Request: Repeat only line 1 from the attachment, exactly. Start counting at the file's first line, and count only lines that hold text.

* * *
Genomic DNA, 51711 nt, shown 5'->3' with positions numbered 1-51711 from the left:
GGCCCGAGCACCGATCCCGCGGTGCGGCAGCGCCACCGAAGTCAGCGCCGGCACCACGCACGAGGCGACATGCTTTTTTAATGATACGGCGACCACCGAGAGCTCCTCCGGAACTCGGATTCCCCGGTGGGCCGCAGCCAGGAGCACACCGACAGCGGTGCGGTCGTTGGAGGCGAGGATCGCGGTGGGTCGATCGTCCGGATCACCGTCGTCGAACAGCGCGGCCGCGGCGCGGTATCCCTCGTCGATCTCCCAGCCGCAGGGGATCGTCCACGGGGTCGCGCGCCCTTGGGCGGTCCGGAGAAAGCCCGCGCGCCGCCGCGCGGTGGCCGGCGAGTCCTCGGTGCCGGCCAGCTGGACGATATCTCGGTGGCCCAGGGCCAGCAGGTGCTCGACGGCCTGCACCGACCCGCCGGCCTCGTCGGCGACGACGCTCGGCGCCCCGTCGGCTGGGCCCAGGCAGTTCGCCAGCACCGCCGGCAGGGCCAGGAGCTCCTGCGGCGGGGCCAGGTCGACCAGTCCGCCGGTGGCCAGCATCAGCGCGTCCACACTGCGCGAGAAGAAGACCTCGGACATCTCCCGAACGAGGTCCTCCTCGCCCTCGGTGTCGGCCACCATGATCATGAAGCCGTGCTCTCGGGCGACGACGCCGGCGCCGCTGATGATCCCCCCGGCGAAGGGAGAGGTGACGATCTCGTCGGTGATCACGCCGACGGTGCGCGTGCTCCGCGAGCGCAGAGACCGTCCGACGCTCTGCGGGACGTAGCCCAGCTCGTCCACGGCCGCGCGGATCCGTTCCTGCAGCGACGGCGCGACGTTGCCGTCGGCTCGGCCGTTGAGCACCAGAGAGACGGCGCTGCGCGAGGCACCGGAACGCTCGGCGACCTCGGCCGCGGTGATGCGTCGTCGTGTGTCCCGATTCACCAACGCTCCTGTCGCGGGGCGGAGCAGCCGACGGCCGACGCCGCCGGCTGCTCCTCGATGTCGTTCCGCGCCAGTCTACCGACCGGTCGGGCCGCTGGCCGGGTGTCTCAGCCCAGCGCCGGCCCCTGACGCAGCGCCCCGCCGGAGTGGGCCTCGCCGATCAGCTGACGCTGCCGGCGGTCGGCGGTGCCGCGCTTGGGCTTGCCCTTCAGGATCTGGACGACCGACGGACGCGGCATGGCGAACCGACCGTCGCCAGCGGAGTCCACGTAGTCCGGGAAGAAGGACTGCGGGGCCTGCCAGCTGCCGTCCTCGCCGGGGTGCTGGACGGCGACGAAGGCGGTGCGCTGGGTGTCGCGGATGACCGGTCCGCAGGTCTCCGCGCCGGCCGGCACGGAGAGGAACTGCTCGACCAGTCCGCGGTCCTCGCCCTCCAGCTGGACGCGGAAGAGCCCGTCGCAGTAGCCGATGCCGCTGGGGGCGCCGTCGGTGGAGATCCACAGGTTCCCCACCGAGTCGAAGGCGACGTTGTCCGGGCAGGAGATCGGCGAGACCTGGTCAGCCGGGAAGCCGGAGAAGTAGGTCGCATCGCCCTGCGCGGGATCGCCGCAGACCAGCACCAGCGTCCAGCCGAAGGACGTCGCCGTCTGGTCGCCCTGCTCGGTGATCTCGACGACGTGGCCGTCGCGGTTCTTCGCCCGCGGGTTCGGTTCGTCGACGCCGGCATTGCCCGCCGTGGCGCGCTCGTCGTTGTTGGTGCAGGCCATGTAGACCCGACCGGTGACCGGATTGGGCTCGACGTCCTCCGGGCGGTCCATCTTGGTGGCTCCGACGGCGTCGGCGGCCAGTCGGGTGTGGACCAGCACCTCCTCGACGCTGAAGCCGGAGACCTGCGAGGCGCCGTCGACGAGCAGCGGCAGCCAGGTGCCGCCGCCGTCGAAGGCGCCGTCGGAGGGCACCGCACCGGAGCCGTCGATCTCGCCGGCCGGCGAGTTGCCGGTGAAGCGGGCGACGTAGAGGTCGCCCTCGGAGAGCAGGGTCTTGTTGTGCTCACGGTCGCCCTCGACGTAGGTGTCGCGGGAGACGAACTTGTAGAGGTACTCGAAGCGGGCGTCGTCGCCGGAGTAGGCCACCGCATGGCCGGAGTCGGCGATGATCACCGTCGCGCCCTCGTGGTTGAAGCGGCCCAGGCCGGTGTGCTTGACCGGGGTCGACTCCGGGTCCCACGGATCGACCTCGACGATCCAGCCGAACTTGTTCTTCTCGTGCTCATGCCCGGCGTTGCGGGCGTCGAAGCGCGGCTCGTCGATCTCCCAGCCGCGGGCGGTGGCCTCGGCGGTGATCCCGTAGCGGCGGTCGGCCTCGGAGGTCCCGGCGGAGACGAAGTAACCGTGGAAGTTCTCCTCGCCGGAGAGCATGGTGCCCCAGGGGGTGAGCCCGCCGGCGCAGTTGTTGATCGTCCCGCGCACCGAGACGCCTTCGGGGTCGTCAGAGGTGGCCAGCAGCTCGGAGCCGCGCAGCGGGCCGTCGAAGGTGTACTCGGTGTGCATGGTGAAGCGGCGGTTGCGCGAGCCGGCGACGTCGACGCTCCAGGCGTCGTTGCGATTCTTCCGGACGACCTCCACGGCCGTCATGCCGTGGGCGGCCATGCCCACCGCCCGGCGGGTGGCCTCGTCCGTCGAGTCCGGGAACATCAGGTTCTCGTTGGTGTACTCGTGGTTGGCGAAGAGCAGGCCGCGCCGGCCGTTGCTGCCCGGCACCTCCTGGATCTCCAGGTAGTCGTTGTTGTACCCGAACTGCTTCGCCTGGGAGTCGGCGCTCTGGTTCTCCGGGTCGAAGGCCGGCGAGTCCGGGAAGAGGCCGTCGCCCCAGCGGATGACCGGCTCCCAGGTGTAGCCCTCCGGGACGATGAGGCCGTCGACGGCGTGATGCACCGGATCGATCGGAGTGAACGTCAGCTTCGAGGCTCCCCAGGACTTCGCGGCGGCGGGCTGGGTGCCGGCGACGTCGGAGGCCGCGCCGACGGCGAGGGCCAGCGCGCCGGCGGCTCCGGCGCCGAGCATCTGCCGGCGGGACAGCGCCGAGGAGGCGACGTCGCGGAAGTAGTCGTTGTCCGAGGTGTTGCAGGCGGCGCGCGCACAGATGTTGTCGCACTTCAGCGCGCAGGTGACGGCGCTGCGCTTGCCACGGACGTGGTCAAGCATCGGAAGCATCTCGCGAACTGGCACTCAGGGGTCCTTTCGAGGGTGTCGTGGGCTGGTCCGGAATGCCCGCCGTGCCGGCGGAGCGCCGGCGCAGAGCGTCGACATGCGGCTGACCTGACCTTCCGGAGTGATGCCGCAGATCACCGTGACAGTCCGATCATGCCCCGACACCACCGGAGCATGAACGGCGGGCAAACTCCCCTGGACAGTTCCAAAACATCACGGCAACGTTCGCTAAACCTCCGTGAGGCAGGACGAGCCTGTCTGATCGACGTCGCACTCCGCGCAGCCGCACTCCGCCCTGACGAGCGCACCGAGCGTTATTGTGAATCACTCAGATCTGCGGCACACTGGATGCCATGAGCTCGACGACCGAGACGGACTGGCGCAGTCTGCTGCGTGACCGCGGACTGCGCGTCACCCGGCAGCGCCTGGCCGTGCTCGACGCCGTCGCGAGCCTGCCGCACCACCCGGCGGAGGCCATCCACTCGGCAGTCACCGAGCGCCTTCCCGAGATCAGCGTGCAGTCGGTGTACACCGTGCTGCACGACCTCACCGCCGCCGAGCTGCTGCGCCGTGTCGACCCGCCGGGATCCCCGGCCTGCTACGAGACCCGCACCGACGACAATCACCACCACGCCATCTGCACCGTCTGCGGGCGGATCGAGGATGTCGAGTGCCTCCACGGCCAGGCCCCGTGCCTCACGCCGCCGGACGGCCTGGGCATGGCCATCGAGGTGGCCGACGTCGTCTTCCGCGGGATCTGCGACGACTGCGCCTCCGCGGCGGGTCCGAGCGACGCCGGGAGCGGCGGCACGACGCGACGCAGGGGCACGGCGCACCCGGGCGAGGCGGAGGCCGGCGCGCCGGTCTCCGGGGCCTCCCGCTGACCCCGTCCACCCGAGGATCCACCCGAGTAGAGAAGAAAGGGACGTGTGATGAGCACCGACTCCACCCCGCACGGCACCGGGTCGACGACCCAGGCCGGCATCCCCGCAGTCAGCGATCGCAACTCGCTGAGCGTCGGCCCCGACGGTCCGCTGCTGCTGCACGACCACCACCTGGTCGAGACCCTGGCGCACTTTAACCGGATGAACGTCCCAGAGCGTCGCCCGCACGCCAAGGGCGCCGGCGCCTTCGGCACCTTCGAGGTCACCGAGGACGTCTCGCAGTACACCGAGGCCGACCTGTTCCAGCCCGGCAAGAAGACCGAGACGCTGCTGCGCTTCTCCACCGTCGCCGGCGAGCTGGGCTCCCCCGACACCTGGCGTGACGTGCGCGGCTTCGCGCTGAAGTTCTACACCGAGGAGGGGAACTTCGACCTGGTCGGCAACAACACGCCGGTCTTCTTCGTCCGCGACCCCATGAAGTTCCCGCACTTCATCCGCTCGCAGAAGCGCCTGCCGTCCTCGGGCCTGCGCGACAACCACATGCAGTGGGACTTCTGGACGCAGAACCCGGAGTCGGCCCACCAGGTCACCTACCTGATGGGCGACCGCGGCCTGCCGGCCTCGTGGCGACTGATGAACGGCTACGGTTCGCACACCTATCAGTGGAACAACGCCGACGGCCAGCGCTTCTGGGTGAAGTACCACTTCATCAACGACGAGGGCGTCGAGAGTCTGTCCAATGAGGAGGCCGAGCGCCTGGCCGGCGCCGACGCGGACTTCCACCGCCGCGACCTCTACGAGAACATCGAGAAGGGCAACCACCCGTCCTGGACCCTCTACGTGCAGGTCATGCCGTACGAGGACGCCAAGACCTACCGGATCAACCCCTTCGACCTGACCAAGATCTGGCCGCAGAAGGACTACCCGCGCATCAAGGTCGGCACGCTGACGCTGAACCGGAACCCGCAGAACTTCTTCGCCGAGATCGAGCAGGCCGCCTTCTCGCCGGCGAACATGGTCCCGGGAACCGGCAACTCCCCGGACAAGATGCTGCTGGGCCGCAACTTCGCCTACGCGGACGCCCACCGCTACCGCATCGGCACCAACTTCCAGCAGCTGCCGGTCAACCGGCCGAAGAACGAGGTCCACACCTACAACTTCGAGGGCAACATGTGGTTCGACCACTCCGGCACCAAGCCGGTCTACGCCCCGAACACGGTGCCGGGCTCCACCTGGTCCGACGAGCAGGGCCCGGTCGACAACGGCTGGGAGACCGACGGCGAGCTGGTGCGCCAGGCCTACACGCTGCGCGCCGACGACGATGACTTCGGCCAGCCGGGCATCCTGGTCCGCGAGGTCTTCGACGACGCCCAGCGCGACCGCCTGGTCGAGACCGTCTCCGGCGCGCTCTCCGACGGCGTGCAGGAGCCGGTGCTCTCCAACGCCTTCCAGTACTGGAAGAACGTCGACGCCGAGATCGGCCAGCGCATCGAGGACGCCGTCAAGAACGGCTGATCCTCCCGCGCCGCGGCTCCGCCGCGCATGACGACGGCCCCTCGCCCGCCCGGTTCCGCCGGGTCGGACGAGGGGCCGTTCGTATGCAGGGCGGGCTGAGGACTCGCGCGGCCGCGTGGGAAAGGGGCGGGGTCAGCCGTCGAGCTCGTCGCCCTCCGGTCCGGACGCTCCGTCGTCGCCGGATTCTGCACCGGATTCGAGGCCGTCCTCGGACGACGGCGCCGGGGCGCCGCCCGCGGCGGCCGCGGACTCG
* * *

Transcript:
Genomic DNA, 51711 nt, shown 5'->3' with positions numbered 1-51711 from the left: